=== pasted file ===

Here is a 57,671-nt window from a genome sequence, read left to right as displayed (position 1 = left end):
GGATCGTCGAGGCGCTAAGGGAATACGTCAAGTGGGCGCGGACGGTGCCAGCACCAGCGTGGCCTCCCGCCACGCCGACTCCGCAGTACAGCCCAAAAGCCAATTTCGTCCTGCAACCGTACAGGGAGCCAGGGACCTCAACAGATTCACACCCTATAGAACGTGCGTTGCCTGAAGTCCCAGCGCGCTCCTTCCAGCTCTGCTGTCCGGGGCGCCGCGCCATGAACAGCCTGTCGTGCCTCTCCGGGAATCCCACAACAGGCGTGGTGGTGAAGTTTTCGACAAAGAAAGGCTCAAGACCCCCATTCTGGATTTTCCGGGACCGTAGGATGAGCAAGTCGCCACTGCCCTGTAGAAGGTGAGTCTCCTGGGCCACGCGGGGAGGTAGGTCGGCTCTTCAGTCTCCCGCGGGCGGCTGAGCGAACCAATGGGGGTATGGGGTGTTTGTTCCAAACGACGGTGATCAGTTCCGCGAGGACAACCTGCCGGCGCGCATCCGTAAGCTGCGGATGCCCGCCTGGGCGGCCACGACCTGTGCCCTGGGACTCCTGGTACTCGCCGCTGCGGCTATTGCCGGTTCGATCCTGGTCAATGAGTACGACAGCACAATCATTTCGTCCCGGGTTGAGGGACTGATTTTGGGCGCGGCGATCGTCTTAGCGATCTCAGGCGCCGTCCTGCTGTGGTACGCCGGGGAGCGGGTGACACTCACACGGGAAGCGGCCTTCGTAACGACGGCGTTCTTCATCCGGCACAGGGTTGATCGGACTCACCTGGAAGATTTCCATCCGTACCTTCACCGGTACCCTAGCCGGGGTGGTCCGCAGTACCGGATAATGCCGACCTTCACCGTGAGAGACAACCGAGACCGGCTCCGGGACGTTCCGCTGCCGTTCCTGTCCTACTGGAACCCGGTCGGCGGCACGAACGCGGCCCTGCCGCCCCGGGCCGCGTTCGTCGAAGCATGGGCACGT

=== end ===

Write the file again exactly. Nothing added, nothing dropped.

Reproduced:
Here is a 57,671-nt window from a genome sequence, read left to right as displayed (position 1 = left end):
GGATCGTCGAGGCGCTAAGGGAATACGTCAAGTGGGCGCGGACGGTGCCAGCACCAGCGTGGCCTCCCGCCACGCCGACTCCGCAGTACAGCCCAAAAGCCAATTTCGTCCTGCAACCGTACAGGGAGCCAGGGACCTCAACAGATTCACACCCTATAGAACGTGCGTTGCCTGAAGTCCCAGCGCGCTCCTTCCAGCTCTGCTGTCCGGGGCGCCGCGCCATGAACAGCCTGTCGTGCCTCTCCGGGAATCCCACAACAGGCGTGGTGGTGAAGTTTTCGACAAAGAAAGGCTCAAGACCCCCATTCTGGATTTTCCGGGACCGTAGGATGAGCAAGTCGCCACTGCCCTGTAGAAGGTGAGTCTCCTGGGCCACGCGGGGAGGTAGGTCGGCTCTTCAGTCTCCCGCGGGCGGCTGAGCGAACCAATGGGGGTATGGGGTGTTTGTTCCAAACGACGGTGATCAGTTCCGCGAGGACAACCTGCCGGCGCGCATCCGTAAGCTGCGGATGCCCGCCTGGGCGGCCACGACCTGTGCCCTGGGACTCCTGGTACTCGCCGCTGCGGCTATTGCCGGTTCGATCCTGGTCAATGAGTACGACAGCACAATCATTTCGTCCCGGGTTGAGGGACTGATTTTGGGCGCGGCGATCGTCTTAGCGATCTCAGGCGCCGTCCTGCTGTGGTACGCCGGGGAGCGGGTGACACTCACACGGGAAGCGGCCTTCGTAACGACGGCGTTCTTCATCCGGCACAGGGTTGATCGGACTCACCTGGAAGATTTCCATCCGTACCTTCACCGGTACCCTAGCCGGGGTGGTCCGCAGTACCGGATAATGCCGACCTTCACCGTGAGAGACAACCGAGACCGGCTCCGGGACGTTCCGCTGCCGTTCCTGTCCTACTGGAACCCGGTCGGCGGCACGAACGCGGCCCTGCCGCCCCGGGCCGCGTTCGTCGAAGCATGGGCACGT